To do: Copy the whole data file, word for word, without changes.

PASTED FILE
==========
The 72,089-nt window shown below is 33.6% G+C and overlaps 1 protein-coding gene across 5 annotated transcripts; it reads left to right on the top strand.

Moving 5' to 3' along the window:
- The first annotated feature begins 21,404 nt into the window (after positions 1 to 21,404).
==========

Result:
The 72,089-nt window shown below is 33.6% G+C and overlaps 1 protein-coding gene across 5 annotated transcripts; it reads left to right on the top strand.

Moving 5' to 3' along the window:
- The first annotated feature begins 21,404 nt into the window (after positions 1 to 21,404).